Feeds

First bite as Apple fishes for iPad games subscriptions

Big Fish swallows small monthly subs

Choosing a cloud hosting partner with confidence

The first subscription game service for the iPad has been approved by Apple, allowing iPad owners to pay $7 a month for access to games from Big Fish.

Seattle-based Big Fish is the first company to take the Cupertino shilling and agree to hand over 30 per cent of its subscription revenue every month, Bloomberg reports, but for $6.99 players will get unlimited access to the company's portfolio of iPad games as long as they've got the connectivity to play them.

Big Fish's system works by hosting the game in the cloud, with the iPad doing the rendering and collecting user input. That prevents piracy, and enables Big Fish to offer a 30-minute-a-day freebie (with advertising) alongside its subscription offering.

That offering will start at $4.99, rising to $6.99 next year once the company gets a few more titles into the mix. Intriguingly, Big Fish claims 75 per cent of its players are women aged over 30, which might seem a step away from the usual computer-gaming demographic until one remembers that the kitchen is often where last-year's laptop ends up*.

Big Fish isn't the only company sell subs to its games, OnLive already offers a similar service in the form of its PlayPack tariff, but that's only for its own micro console and desktop computers. OnLive says it's planning an iPad service, but so far seems unwilling to share the revenue with Cupertino.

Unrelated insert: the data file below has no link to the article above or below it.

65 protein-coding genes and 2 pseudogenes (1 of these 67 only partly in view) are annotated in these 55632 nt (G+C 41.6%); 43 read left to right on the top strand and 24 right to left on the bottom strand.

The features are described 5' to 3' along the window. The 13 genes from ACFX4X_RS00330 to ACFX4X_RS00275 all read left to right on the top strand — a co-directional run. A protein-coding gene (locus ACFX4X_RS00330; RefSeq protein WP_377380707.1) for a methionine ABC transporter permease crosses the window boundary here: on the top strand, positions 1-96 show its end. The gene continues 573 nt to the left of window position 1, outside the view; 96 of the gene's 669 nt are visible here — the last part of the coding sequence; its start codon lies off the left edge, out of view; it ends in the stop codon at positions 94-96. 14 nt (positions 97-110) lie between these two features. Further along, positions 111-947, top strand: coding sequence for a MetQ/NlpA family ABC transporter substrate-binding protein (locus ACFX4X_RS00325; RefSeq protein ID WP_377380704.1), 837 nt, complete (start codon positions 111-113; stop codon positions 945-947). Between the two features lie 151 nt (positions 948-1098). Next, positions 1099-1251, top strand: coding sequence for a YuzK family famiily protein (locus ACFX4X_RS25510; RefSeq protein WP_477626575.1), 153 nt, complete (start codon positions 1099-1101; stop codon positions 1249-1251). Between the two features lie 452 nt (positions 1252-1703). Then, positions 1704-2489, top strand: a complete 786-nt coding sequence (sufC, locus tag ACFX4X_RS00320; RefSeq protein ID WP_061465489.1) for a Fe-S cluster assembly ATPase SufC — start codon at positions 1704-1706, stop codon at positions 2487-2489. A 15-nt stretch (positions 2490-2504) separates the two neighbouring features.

Great chunks of the gaming industry are banking on subscription gaming, but whether gamers will pay for a subscription service, and whether Big Fish can create a viable model while passing almost a third of the revenue to Apple, are open to debate. It will certainly be interesting to see if the idea takes off. ®

* That's not to say women spend all their times in kitchens, but a good deal of gaming is done while waiting for the potatoes to cook these days, and for better or worse the majority of cooking is done by women.

Top 5 reasons to deploy VMware with Tegile

More from The Register

next story
Facebook pays INFINITELY MORE UK corp tax than in 2012
Thanks for the £3k, Zuck. Doh! you're IN CREDIT. Guess not
Facebook, Apple: LADIES! Why not FREEZE your EGGS? It's on the company!
No biological clockwatching when you work in Silicon Valley
Happiness economics is bollocks. Oh, UK.gov just adopted it? Er ...
Opportunity doesn't knock; it costs us instead
Sysadmin with EBOLA? Gartner's issued advice to debug your biz
Start hoarding cleaning supplies, analyst firm says, and assume your team will scatter
YARR! Pirates walk the plank: DMCA magnets sink in Google results
Spaffing copyrighted stuff over the web? No search ranking for you
In the next four weeks, 100 people will decide the future of the web
While America tucks into Thanksgiving turkey, the world will be taking over the net
Microsoft EU warns: If you have ties to the US, Feds can get your data
European corps can't afford to get complacent while American Big Biz battles Uncle Sam
prev story

Whitepapers

Cloud and hybrid-cloud data protection for VMware
Learn how quick and easy it is to configure backups and perform restores for VMware environments.
A strategic approach to identity relationship management
ForgeRock commissioned Forrester to evaluate companies’ IAM practices and requirements when it comes to customer-facing scenarios versus employee-facing ones.
High Performance for All
While HPC is not new, it has traditionally been seen as a specialist area – is it now geared up to meet more mainstream requirements?
Three 1TB solid state scorchers up for grabs
Big SSDs can be expensive but think big and think free because you could be the lucky winner of one of three 1TB Samsung SSD 840 EVO drives that we’re giving away worth over £300 apiece.
Security for virtualized datacentres
Legacy security solutions are inefficient due to the architectural differences between physical and virtual environments.